Hatfields and McCoys: Second night a big improvement with lots of action

A major shortcoming in the series is the absence of music, a glaring omission of what was important in mountain culture in the late 1800s. Photo: Bill Paxton as McCoy (L) and Kevin Costner as Hatfield (R)

WYTHE COUNTY, Va., May 30, 2012 — Last night’s second of three chapters of History Channel’s Hatfields and McCoys mini series relied less on the nuances involved in laying the groundwork for the story and more on action, and not a moment too soon. Less driven by dialogue than action, it was a lot more compelling.

The History Channel has already made history for a non-sports, traditional cable channel with 17 million viewers watching part one and its encore. Whether it is the star power of Kevin Costner and Bill Paxton or the riveting story of the famous feud between two warring clans, viewers settled in.

In fact, the History Channel also beat out “America’s Got Talent” on NBC, which was the top broadcast show and garnered 10 million viewers.

So far the series has been faithful to history, but still falls short of portraying authentic scenery and dialect. Fortunately the film expanded beyond the main characters and displayed more accurate accents and attitudes in the many minor characters of the story.

However, the liberal use of foul language is uncharacteristic, and the absence of music all together is a glaring omission of what was important in mountain culture in the late 1800s.

As a daughter of Appalachia, every time I saw a wide-open expanse of scenery so unlike the mountains where the feud took place, I silently cursed the filmmakers for not choosing to film in Appalachia but in Romania.

Grave of Devil Anse Hatfield

The murderous demeanors of most of the characters I’ll write off to latent hostility from the Civil War because in actuality while neighbors were few and far between in those days, they almost always treated others with a welcoming hospitality. Isolation made neighbors friends first because survival dictated it.

Even with the feud and all its bloodshed, it still feels like the people are being portrayed as confrontational first and welcoming second. This was not true then any more than it is now. Neighbors counted on each other and settled any animosities in a less lethal way.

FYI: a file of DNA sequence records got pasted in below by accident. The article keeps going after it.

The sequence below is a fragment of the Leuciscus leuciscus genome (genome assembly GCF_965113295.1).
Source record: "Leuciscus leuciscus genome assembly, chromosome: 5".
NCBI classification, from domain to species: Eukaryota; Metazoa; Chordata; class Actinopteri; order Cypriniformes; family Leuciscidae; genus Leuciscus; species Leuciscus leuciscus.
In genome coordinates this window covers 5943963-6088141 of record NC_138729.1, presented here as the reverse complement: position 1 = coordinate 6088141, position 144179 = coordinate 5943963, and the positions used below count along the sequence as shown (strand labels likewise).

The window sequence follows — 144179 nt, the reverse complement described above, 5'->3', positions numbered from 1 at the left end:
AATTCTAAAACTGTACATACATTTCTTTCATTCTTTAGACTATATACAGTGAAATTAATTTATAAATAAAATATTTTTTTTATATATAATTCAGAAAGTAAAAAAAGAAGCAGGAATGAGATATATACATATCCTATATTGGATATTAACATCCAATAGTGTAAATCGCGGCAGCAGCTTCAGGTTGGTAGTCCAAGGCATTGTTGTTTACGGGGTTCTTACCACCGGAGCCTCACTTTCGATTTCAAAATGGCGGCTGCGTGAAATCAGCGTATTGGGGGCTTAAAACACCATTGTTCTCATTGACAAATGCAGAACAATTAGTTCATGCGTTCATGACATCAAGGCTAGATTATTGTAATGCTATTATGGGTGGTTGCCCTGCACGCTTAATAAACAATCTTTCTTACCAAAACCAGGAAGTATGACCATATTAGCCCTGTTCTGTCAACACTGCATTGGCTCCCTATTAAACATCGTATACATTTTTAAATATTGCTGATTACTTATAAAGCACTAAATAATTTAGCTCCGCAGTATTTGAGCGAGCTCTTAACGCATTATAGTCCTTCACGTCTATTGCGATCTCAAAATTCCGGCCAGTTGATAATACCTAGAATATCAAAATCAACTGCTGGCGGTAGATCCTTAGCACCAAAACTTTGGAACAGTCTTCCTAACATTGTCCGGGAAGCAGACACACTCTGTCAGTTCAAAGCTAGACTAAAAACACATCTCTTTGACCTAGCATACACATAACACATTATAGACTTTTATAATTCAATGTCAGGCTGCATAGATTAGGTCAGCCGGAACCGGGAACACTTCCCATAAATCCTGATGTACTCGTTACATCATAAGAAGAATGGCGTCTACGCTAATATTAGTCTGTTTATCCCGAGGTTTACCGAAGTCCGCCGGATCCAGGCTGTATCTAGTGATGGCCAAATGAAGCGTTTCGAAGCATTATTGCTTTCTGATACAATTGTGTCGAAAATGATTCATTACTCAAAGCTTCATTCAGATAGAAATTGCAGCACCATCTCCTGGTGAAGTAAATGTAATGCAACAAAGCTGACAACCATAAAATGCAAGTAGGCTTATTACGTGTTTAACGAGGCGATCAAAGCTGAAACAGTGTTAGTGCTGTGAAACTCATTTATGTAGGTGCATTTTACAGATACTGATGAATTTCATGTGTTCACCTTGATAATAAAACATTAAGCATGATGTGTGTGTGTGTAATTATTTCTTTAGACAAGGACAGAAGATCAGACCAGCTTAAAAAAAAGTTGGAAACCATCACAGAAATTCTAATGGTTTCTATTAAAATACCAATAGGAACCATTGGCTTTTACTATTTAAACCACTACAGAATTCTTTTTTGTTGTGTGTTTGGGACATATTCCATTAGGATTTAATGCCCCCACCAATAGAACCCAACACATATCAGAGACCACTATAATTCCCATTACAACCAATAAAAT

That said, it was certainly a lot easier to be pulled into the story last night than it was the first night of the three part series. The story moved much more quickly, and the feud started looking more like a vendetta in which any Hatfield or McCoy became fair game. The theme worked well for the “Godfather,” and it seems to have served this film well, so far.

I am very curious to see how they will portray the state and eventually the federal intervention required to end the violence. If Appalachia is known for one thing, it is a collective distrust of authority. This alone will make me tune in Wednesday night for the final installment.

With any luck, the third and final night will be that much better than the second one, and by the conclusion the characters depicted will have transcended the stereotypes so many people have of mountain people and be truly historical. And that’s important for a show that attracted 17 million viewers on the first night. That’s something a series appearing on the History Channel should strive for.

_______________________

Also read: 

Hatfields and McCoys: Series needs to be more authentic to Appalachia

History Channel airs famous Hatfield and McCoy feud Monday night: here’s the real story


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Lisa King

I was born and educated in Southwest Virginia, traveled with my job all over America in my twenties and early thirties then came back to the mountains to raise my daughter.

I’ve been employed as everything from a quality control technician in industrial construction, to a mail processing plant manager, to postmaster of a small town. I’ve been to forty nine of the fifty states, as well as many other countries. Traveling will always be a passion I indulge, and something I’ll call upon often in my writing. 

I come from a long line of story tellers, and will shamelessly exploit a family tree resplendent with colorful and unique characters, both past and present.

In short my perspective will reflect the pride and familiarity I have of my Appalachian heritage. My stories will be a reflection of the values I believe we hold dearest here, all embellished with a healthy dose of Southern Appalachian flare.

 

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